15. The Washington Post is going to make some bold moves in 2015 that will show how traditional print media can thrive in the digital world.

    Zuckerberg and Bezos both let me down this year, but if I had to choose between innovation in social media and print media, or innovation in ROCKETS THAT FLY TO SPACE AND THEN LAND BECAUSE OF AWESOME, I’ll choose spaceships every time.

There it is: 5 out of 15 (33%), making this the fourth best year out of the seven years that this game has been played. For once I actually would have beaten a blind monkey throwing darts, but the upcoming predictions for 2016 are almost certain to fare worse, so the monkey may have his revenge soon enough.

Holliday Recap

Posted from Culver City, California at 5:41 pm, December 30th, 2015

Here’s the final recap of 2015:

  • Audrey celebrated her birthday at the end of November, and in addition to a birthday dinner at Ruth Chris I took her to a ghost tour aboard the Queen Mary. After a fancy dinner at the ship’s nicest restaurant we were led on a tour to every haunted spot from bow to stern, including the lower decks where POWs were held during WWII, the now off-limits and very fancy swimming pool, and the huge engine room, hearing stories of all manner of unfortunate events, past hauntings, and ghost cats. Audrey enjoyed the creepiness, and I liked seeing the inner workings of one of the largest ships ever to ply the Atlantic.
  • In between back-to-back work trips to San Antonio I co-hosted a caroling party, thus combining one of Audrey’s biggest joys in life (singing) with one of my biggest fears (singing). Audrey’s professional singer-friends impressed the neighbors with their voices, and her mom brought a giant bowl of delicious meatballs so I got to impress everyone by consuming massive quantities of meatballs.
  • SpaceX landed a rocket!!! I’m still pretty excited about that one.
  • Prior to Christmas I got a text from Aaron saying that he “just broke all of the bones in my ankle”. He later clarified that he is “still learning how to avoid trees when snowboarding” and that he didn’t hurt himself, instead “a tree hurt me”. Upon arriving home for Christmas I found him with his leg in a cast propped up on the couch looking about as stir crazy as a person can be. Despite his lack of mobility Christmas was still fun – there were shenanigans on Aaron’s knee scooter, and Ma delivered a holiday turkey that again let me show off my food-devouring skills.

2015 was another good year in what has so far been a great life, and with 2016 starting with a scuba diving trip the crystal ball predicts that the undeserved good fortune just might continue on a bit longer. Hopefully everyone reading had equally good years – best wishes for 2016!

Holliday Family Christmas

The Skipper is much, much better than he used to be at taking pictures.

There and Back Again

Posted from Culver City, California at 7:22 pm, December 28th, 2015

Six months ago, after seventeen consecutive successful launches, a SpaceX Falcon-9 rocket blew up during its journey to orbit. I was bummed.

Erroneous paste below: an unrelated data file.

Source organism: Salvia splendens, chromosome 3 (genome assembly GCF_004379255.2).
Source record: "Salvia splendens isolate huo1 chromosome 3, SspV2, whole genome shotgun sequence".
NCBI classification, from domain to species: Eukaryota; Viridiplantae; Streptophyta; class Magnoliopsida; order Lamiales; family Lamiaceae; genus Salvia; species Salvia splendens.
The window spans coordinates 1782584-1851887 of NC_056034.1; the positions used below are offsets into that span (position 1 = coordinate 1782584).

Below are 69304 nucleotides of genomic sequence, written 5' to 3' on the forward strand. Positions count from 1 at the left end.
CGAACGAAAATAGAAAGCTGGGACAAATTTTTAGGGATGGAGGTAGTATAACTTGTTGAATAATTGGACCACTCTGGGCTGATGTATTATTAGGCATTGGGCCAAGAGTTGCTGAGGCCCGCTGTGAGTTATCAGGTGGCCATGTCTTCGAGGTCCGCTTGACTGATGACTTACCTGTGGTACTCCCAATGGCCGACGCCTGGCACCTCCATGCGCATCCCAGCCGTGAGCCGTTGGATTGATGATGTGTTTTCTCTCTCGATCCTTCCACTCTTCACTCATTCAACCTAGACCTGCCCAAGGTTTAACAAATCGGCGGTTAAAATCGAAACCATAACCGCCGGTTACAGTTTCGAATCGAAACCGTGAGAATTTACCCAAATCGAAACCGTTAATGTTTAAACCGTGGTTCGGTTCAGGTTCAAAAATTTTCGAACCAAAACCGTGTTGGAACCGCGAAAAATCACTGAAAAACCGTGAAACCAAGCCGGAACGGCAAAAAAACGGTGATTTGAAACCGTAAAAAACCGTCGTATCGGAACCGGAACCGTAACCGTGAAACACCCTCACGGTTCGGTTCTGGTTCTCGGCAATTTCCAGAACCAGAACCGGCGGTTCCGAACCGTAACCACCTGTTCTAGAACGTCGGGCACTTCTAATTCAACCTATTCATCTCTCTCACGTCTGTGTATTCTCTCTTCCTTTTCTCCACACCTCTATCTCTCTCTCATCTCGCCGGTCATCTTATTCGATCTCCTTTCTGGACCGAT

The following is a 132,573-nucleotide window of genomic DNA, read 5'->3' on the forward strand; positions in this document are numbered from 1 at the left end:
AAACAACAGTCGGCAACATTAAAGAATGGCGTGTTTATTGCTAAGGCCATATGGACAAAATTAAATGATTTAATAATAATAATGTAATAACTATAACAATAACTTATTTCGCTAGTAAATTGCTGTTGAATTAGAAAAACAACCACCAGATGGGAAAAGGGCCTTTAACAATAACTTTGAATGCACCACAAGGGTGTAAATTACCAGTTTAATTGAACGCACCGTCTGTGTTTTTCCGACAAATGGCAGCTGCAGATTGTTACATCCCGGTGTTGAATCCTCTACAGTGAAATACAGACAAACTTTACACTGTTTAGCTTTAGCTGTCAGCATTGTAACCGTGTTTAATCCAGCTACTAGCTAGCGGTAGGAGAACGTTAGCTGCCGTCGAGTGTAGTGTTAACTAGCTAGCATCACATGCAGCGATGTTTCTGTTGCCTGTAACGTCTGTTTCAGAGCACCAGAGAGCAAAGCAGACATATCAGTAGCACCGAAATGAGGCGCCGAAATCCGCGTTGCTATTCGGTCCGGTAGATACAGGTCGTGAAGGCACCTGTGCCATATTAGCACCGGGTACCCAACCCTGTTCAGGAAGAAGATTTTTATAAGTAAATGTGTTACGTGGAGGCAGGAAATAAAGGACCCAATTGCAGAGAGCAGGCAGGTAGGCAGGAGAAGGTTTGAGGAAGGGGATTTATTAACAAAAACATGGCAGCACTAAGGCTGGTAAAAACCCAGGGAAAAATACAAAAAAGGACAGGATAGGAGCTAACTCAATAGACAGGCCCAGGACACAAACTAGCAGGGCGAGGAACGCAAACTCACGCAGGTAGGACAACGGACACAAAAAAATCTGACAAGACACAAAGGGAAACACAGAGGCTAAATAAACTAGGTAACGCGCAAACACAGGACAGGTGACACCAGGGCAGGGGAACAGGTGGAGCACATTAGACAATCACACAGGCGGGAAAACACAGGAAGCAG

Last Monday SpaceX returned to flight, and not only successfully completed the mission but also brought the first stage back to the launchpad and landed it vertically. I’m not sure how the average person views that accomplishment, but to this engineer watching the live webcast it was one of those jumping-up-and-down-and-cheering-while-no-one-else-is-in-the-house things. The history of spaceflight since the 1960s has been a series of minor improvements, but this is a major new development that could have vast repercussions for how we access space. Using an imperfect metaphor, a rocket costs a similar amount to an aircraft, and the airlines aren’t charging $60 million per flight, so the ability to use a rocket more than once has the potential to vastly reduce costs for getting things into space. Everyone immediately thinks of sending more humans into orbit when considering cheaper access to space, but think about the revolutionary impact that communications satellites, planetary probes, the Hubble telescope, and earth monitoring satellites have had on our daily lives and our understanding of the universe, and then increase that by at least an order of magnitude if costs decrease. Then jump up and down and cheer.

SpaceX still has some significant technical challenges to address before they can actually re-use their rockets, but there is reason to believe that in the next few years they will have figured out how to use each rocket more than once, and this recent landing will mark a historical turning point when options for space increased dramatically. I’m excited.

This rocket went to space, deployed its second stage, and then returned to the launchpad and landed vertically. That’s ridiculously excellent.

Former Glory

Posted from Culver City, California at 9:59 pm, November 29th, 2015

In elementary school I was picked last at recess for everything: I was the smart kid without coordination who would watch others kick the kickball to the edge of the schoolyard, then when it was my turn I’d rush at the bouncing ball hoping for the best, only to kick it just far enough that I might make it to first base before being thrown out. By the time I graduated from high school, however, a member of the yearbook staff remarked that she was sick of seeing my name while tallying votes for “most likely to win a gold medal”.

The transition started in the fifth grade with the Ludlow Elementary School mini-marathon. This “marathon” consisted of a bunch of elementary school children running around the block, but at each of the practice runs the kid who was always picked last somehow managed to beat everyone except for one older boy. When the actual race day came around, that older boy sprinted out ahead, but two-thirds of the way through the race he was bent over throwing up and I crossed the finish line first. In middle school I was the school’s top runner both years, winning the conference mile championship as an eighth grader, and in high school I set the school’s cross-country record and made All-State as a junior.